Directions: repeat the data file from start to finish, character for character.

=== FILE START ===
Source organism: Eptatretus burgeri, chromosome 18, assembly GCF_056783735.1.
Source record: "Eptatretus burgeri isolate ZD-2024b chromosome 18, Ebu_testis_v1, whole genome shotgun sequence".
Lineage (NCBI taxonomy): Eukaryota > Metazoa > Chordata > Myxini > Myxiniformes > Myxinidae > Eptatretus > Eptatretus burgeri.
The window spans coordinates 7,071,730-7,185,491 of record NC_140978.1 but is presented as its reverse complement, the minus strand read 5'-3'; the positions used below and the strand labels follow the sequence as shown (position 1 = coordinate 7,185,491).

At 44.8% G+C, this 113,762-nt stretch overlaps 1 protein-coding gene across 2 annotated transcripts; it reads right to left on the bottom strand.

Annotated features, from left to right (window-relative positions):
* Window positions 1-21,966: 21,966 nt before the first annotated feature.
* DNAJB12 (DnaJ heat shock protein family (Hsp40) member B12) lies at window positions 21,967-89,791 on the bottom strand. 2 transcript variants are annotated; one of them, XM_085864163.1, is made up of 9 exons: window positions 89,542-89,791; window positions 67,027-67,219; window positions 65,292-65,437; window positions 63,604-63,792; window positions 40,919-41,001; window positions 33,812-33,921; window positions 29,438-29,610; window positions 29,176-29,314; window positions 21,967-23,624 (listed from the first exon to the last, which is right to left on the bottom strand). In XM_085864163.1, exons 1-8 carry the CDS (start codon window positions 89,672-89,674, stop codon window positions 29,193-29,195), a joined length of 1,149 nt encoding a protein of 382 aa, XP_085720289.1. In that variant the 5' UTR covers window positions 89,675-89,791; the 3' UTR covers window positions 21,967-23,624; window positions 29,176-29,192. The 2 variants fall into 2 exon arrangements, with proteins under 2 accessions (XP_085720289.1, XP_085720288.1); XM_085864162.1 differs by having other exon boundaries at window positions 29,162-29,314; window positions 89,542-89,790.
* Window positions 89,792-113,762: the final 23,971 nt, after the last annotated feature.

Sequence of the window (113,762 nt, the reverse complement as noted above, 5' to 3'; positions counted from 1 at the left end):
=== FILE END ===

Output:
Source organism: Eptatretus burgeri, chromosome 18, assembly GCF_056783735.1.
Source record: "Eptatretus burgeri isolate ZD-2024b chromosome 18, Ebu_testis_v1, whole genome shotgun sequence".
Lineage (NCBI taxonomy): Eukaryota > Metazoa > Chordata > Myxini > Myxiniformes > Myxinidae > Eptatretus > Eptatretus burgeri.
The window spans coordinates 7,071,730-7,185,491 of record NC_140978.1 but is presented as its reverse complement, the minus strand read 5'-3'; the positions used below and the strand labels follow the sequence as shown (position 1 = coordinate 7,185,491).

At 44.8% G+C, this 113,762-nt stretch overlaps 1 protein-coding gene across 2 annotated transcripts; it reads right to left on the bottom strand.

Annotated features, from left to right (window-relative positions):
* Window positions 1-21,966: 21,966 nt before the first annotated feature.
* DNAJB12 (DnaJ heat shock protein family (Hsp40) member B12) lies at window positions 21,967-89,791 on the bottom strand. 2 transcript variants are annotated; one of them, XM_085864163.1, is made up of 9 exons: window positions 89,542-89,791; window positions 67,027-67,219; window positions 65,292-65,437; window positions 63,604-63,792; window positions 40,919-41,001; window positions 33,812-33,921; window positions 29,438-29,610; window positions 29,176-29,314; window positions 21,967-23,624 (listed from the first exon to the last, which is right to left on the bottom strand). In XM_085864163.1, exons 1-8 carry the CDS (start codon window positions 89,672-89,674, stop codon window positions 29,193-29,195), a joined length of 1,149 nt encoding a protein of 382 aa, XP_085720289.1. In that variant the 5' UTR covers window positions 89,675-89,791; the 3' UTR covers window positions 21,967-23,624; window positions 29,176-29,192. The 2 variants fall into 2 exon arrangements, with proteins under 2 accessions (XP_085720289.1, XP_085720288.1); XM_085864162.1 differs by having other exon boundaries at window positions 29,162-29,314; window positions 89,542-89,790.
* Window positions 89,792-113,762: the final 23,971 nt, after the last annotated feature.

Sequence of the window (113,762 nt, the reverse complement as noted above, 5' to 3'; positions counted from 1 at the left end):